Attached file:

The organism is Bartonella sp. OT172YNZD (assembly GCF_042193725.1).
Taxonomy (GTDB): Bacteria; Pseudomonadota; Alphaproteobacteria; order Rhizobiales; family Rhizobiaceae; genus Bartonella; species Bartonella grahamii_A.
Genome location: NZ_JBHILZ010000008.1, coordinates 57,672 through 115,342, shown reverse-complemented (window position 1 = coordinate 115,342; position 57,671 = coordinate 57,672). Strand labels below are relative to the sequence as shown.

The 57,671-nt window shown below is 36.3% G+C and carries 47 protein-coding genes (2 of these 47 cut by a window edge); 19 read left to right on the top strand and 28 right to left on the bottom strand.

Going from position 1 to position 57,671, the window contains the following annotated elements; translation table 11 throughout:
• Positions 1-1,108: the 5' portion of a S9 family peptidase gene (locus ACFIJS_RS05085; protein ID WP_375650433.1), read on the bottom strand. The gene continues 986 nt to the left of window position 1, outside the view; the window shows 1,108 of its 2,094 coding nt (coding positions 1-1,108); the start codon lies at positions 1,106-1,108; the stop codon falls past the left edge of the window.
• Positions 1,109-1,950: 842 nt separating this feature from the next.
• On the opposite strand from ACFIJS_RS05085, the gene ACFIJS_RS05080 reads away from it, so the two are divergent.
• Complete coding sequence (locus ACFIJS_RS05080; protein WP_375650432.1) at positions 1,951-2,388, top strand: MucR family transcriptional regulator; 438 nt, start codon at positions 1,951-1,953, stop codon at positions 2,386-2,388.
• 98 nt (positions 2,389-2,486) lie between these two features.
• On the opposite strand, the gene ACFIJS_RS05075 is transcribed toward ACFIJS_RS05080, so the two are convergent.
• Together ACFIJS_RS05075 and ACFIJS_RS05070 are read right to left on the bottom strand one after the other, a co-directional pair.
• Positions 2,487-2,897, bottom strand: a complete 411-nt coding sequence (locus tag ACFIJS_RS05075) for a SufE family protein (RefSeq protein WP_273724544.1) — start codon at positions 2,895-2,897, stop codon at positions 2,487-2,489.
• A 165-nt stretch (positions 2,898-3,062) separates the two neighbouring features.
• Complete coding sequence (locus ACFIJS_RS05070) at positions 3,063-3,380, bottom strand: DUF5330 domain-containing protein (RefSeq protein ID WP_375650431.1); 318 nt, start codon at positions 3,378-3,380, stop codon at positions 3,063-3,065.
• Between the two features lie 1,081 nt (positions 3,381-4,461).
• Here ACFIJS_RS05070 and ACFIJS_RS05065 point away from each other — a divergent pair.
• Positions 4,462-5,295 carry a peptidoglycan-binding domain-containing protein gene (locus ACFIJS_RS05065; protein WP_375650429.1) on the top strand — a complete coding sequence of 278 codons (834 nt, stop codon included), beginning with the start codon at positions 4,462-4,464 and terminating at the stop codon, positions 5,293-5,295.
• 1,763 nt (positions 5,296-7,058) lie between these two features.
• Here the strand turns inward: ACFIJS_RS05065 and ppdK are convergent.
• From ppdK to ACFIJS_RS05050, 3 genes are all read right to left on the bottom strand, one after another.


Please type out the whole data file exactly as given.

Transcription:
The organism is Bartonella sp. OT172YNZD (assembly GCF_042193725.1).
Taxonomy (GTDB): Bacteria; Pseudomonadota; Alphaproteobacteria; order Rhizobiales; family Rhizobiaceae; genus Bartonella; species Bartonella grahamii_A.
Genome location: NZ_JBHILZ010000008.1, coordinates 57,672 through 115,342, shown reverse-complemented (window position 1 = coordinate 115,342; position 57,671 = coordinate 57,672). Strand labels below are relative to the sequence as shown.

The 57,671-nt window shown below is 36.3% G+C and carries 47 protein-coding genes (2 of these 47 cut by a window edge); 19 read left to right on the top strand and 28 right to left on the bottom strand.

Going from position 1 to position 57,671, the window contains the following annotated elements; translation table 11 throughout:
• Positions 1-1,108: the 5' portion of a S9 family peptidase gene (locus ACFIJS_RS05085; protein ID WP_375650433.1), read on the bottom strand. The gene continues 986 nt to the left of window position 1, outside the view; the window shows 1,108 of its 2,094 coding nt (coding positions 1-1,108); the start codon lies at positions 1,106-1,108; the stop codon falls past the left edge of the window.
• Positions 1,109-1,950: 842 nt separating this feature from the next.
• On the opposite strand from ACFIJS_RS05085, the gene ACFIJS_RS05080 reads away from it, so the two are divergent.
• Complete coding sequence (locus ACFIJS_RS05080; protein WP_375650432.1) at positions 1,951-2,388, top strand: MucR family transcriptional regulator; 438 nt, start codon at positions 1,951-1,953, stop codon at positions 2,386-2,388.
• 98 nt (positions 2,389-2,486) lie between these two features.
• On the opposite strand, the gene ACFIJS_RS05075 is transcribed toward ACFIJS_RS05080, so the two are convergent.
• Together ACFIJS_RS05075 and ACFIJS_RS05070 are read right to left on the bottom strand one after the other, a co-directional pair.
• Positions 2,487-2,897, bottom strand: a complete 411-nt coding sequence (locus tag ACFIJS_RS05075) for a SufE family protein (RefSeq protein WP_273724544.1) — start codon at positions 2,895-2,897, stop codon at positions 2,487-2,489.
• A 165-nt stretch (positions 2,898-3,062) separates the two neighbouring features.
• Complete coding sequence (locus ACFIJS_RS05070) at positions 3,063-3,380, bottom strand: DUF5330 domain-containing protein (RefSeq protein ID WP_375650431.1); 318 nt, start codon at positions 3,378-3,380, stop codon at positions 3,063-3,065.
• Between the two features lie 1,081 nt (positions 3,381-4,461).
• Here ACFIJS_RS05070 and ACFIJS_RS05065 point away from each other — a divergent pair.
• Positions 4,462-5,295 carry a peptidoglycan-binding domain-containing protein gene (locus ACFIJS_RS05065; protein WP_375650429.1) on the top strand — a complete coding sequence of 278 codons (834 nt, stop codon included), beginning with the start codon at positions 4,462-4,464 and terminating at the stop codon, positions 5,293-5,295.
• 1,763 nt (positions 5,296-7,058) lie between these two features.
• Here the strand turns inward: ACFIJS_RS05065 and ppdK are convergent.
• From ppdK to ACFIJS_RS05050, 3 genes are all read right to left on the bottom strand, one after another.